Mastering UX Storyboarding

Storytelling and its role in UX Design are critical to understanding user pain points and designing solutions that resonate with them.

This article is your official handbook for the go-to storytelling tool: UX storyboarding. By the end, you won’t only be a UX storyboarding master – you’ll be fully equipped to enhance your brand story.

What is UX Storyboarding?


UX storyboarding is the technique that creates sequential illustrations that depict a product or service’s user experience. 

These illustrations will: 

  • Map out the user’s actions in chronological order, much like a comic strip 
  • Provide a clear depiction of their journey within a specific context or scenario. 

Storyboards have nailed the ability to identify a product’s existing roadblocks and uncover opportunities to iron them out.

Stages of UX Storyboarding


Using storyboarding throughout multiple stages of UX/product design reveals its greatest virtues. 

And these stages are:

  1. Post-User Research

    Storyboards can supercharge your research data by extracting key themes that can actualize your findings into a visual user narrative.

  2. Ideation Process

    Storyboarding makes your brainstorming more effective – materializing these potential solutions so that you can assess their validity before you progress towards design and development.

  3. Design Phase

Storyboards act as an infrastructure that keeps user pain points as the foundation of user-focused design decisions.


Benefits of UX Storyboarding

The human brain’s preference to process information visually rather than textually is what lets stakeholders communicate ideas quickly and collaboratively. 


In other words, seeing is believing.


Research shows that “visuals are processed 60,000 times faster than text, and it takes twice as long to process and recognize words.”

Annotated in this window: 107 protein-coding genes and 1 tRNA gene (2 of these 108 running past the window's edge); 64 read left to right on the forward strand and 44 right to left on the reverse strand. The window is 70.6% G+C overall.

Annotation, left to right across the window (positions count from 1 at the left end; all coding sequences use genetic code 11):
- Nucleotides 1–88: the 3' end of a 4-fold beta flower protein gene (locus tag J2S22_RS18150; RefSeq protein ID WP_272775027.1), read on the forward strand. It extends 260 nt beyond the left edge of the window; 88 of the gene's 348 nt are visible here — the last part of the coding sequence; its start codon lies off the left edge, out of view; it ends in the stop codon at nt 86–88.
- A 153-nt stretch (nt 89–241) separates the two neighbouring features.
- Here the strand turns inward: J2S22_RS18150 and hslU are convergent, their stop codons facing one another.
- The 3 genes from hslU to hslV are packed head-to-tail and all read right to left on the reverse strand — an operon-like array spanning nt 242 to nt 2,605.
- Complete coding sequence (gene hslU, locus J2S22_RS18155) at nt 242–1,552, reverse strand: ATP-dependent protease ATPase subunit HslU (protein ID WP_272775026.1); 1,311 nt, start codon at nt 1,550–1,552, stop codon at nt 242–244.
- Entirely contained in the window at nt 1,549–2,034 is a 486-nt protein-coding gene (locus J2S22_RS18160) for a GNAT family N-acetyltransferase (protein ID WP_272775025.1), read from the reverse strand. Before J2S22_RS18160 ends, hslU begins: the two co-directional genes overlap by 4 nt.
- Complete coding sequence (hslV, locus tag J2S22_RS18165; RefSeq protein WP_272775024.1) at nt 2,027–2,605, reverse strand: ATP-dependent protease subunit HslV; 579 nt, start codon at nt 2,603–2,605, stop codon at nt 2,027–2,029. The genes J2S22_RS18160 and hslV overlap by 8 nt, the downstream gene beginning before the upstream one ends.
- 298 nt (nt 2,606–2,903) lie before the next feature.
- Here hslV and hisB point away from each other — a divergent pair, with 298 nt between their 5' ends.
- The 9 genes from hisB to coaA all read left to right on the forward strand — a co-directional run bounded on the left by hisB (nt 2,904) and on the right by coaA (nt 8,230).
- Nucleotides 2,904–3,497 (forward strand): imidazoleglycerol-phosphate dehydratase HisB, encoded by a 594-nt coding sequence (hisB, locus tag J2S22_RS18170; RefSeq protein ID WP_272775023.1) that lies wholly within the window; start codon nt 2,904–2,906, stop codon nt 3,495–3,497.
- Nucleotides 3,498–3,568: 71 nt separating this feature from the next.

The outcome? 


A shared understanding of the problem space, and buy-in for your proposed design solutions.


Case Study: Successful Storyboarding in UX Design at AirBNB

Consider the success story of none other than the iconic home sharing platform, Airbnb;


“We use the storyboard to see how each moment in the journey connects and to understand where opportunities for improvement lie. 


The storyboard is a benchmark we refer to, not only to gauge progress, but to help us look ahead and tackle potential problems down the road…


At Airbnb, we keep that mission in mind through a storyboard that depicts archetypal guest and host journeys. 


Sharing this storyboard across departments reminds us that user experience is not just a design problem, but a whole company problem. Making it visual helps everyone stay on the same page while understanding each team’s individual roles in achieving our goals.”


Do these pillars of value sound familiar?


As we discussed earlier, real-life storyboarding serves as a:


  • Point of reference for your user journey
  • Vehicle to eliminate roadblocks in the way of delivering your solution
  • Way to uncover opportunities for delighting users
  • Tool for obtaining buy-in and support for your ideas


Tips for Creating Effective Storyboards

Jot down these tips for creating effective storyboards that solidify an understanding of your users:

  • Keep it simple


Your storyboard should be easy to understand. Avoid unnecessary details that may confuse the viewer

  • Focus on the user


The storyboard should center around the user’s experience, emotions, and actions

  • Use a logical flow


Ensure that the storyboard follows a logical sequence of events


Common Mistakes to Avoid While Storyboarding

On that note, avoid these common pitfalls when creating your storyboard:

  • Overcomplicating the story


Keep the story simple and focused; too many elements can distract from the main message

  • Ignoring the User’s Perspective

    Always design from the user’s point of view. Without it, your product risks straying far from being one that meets users’ needs


Digital Tools for Storyboarding

Your storyboarding process can be amplified by killer digital tools that structure and support it. There are even a plethora of templates built for this very niche:


Final Cut

UX storyboarding’s cutting edge is the way it visually represents the user journey: leading to a finished product that conveys and delivers your brand story in full force.

So, what makes a good storyboard?

âś” Communicates the user journey effectively

âś” Highlights pain points

âś” Provides a clear-cut path to the winning solution

âś” A simple and logical user flow


Ready to tell your story? You now have everything you need for your first UX storyboard.

Happy storyboarding!

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